“I feel like I’m at the Oscars,” said Sen. Amy Klobuchar on Monday evening at the MN Cup awards celebration. In recent years, the MN Cup competition has become something akin to the Oscars for the local startup business community. Klobuchar made a brief appearance at the event held at the University of Minnesota’s McNamara Alumni Center, to present an award for innovation by a minority-led business. That businesses was Minneapolis-based HabitAware, which also won this year’s grand prize at the 14th annual MN Cup.
HabitAware makes Keen, a wearable smart bracelet, that helps people change habits such as hair pulling, skin picking and nail biting. The device emits a vibration when it detects movement associated with a specific habit, designed as a tool to help change behavior.
All told HabitAware brought home $100,000 in MN Cup awards: $50,000 for the grand prize, $30,000 as the High Tech division winner, and an additional $20,000 award for the minority entrepreneur with the most innovative business concept. The latter award was presented by the Metropolitan Economic Development Association (MEDA) and JP Morgan Chase – its third annual Innovative Minority-Led Business Prize as part of MN Cup.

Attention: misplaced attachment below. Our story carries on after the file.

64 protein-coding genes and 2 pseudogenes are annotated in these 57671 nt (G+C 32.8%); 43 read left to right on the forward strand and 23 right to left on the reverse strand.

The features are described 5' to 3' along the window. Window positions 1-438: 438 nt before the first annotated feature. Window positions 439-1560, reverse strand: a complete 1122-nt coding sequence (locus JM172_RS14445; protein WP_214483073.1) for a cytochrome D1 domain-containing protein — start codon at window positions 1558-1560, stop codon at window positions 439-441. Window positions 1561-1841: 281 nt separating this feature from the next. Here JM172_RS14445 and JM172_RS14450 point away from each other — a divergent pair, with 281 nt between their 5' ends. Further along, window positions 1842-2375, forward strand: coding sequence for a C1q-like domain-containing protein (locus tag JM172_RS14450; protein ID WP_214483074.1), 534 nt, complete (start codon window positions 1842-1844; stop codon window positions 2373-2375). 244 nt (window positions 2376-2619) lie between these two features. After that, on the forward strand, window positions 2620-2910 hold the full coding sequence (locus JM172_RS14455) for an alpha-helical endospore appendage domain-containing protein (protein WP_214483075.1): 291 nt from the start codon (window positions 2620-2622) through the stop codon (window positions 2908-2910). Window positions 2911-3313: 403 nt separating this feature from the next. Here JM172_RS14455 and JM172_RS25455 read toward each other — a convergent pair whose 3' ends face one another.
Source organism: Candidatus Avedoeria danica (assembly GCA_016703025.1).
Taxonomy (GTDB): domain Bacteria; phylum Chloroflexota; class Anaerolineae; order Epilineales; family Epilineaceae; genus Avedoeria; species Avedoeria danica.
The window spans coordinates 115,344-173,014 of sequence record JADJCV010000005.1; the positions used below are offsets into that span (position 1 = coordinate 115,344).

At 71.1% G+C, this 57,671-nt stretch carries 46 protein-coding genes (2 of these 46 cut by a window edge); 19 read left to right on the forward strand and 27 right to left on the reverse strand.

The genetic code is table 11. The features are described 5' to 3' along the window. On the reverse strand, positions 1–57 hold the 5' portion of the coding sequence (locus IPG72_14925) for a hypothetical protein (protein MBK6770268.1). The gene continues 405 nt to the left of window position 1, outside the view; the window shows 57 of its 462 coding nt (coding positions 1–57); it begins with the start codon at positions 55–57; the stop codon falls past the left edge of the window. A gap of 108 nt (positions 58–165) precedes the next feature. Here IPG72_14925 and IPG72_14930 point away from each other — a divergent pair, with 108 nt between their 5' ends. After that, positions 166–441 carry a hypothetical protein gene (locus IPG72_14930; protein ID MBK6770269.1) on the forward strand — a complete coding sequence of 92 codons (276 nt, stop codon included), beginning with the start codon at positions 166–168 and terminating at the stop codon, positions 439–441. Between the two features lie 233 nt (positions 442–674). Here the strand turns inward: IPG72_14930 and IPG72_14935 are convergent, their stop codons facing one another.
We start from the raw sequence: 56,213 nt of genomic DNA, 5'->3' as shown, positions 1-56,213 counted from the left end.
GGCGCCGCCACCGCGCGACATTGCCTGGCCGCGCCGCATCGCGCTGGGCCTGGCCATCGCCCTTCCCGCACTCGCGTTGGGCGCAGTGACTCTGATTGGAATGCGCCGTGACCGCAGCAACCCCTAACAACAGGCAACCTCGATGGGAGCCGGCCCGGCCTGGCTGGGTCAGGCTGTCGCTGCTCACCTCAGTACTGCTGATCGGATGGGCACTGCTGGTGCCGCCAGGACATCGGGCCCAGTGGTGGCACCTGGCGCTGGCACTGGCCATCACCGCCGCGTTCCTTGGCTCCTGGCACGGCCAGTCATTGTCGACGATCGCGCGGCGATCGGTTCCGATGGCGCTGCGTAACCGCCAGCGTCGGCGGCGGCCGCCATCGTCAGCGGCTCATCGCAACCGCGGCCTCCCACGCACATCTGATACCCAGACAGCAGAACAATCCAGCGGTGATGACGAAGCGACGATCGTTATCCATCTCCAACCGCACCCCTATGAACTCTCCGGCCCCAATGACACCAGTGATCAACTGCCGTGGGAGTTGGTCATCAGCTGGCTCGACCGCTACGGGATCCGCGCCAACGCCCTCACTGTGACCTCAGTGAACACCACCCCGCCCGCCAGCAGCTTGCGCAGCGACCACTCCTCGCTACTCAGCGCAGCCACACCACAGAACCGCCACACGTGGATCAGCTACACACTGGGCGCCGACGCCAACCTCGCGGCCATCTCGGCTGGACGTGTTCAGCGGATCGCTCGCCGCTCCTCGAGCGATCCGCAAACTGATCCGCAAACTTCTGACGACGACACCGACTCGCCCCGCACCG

HabitAware was founded and is led by the husband-and-wife team of Sameer Kumar, the company’s CEO, and Aneela Idnani Kumar, who leads design and marketing. The company has drawn national notice: In August HabitAware announced receiving a $300,000 research grant from the National Institute of Mental Health.
The company previously raised $510,000 from investors in a financing round wrapped up in early 2017.
Minneapolis-based Carrot Health, winner of the Life Science/Health IT division, was awarded overall runner-up honors with a $20,000 prize to add to the $30,000 it collected from winning its division. Carrot Health offers data-driven “health care business intelligence” for payers and providers.
During the event, leaders of 18 different startups – the winners and runners-up in all nine divisions – all made quick “elevator pitches” for their companies.
“This is always my favorite, favorite day of the year,” said Sri Zaheer, dean of the University’s Carlson School of Management, which organizes the competition.
Monday’s event marked the 14th annual awards celebration for MN Cup, which is now the largest statewide entrepreneurship competition in the U.S. MN Cup co-founder Scott Litman noted that the state now offers a more supportive environment for startups than it did when MN Cup began in 2005.
“One of the things we didn’t have 14 years ago was an ecosystem,” said Litman.
Several additional awards were presented at Monday’s MN Cup event, including three awards from Minnesota’s Department of Employment and Economic Development (DEED):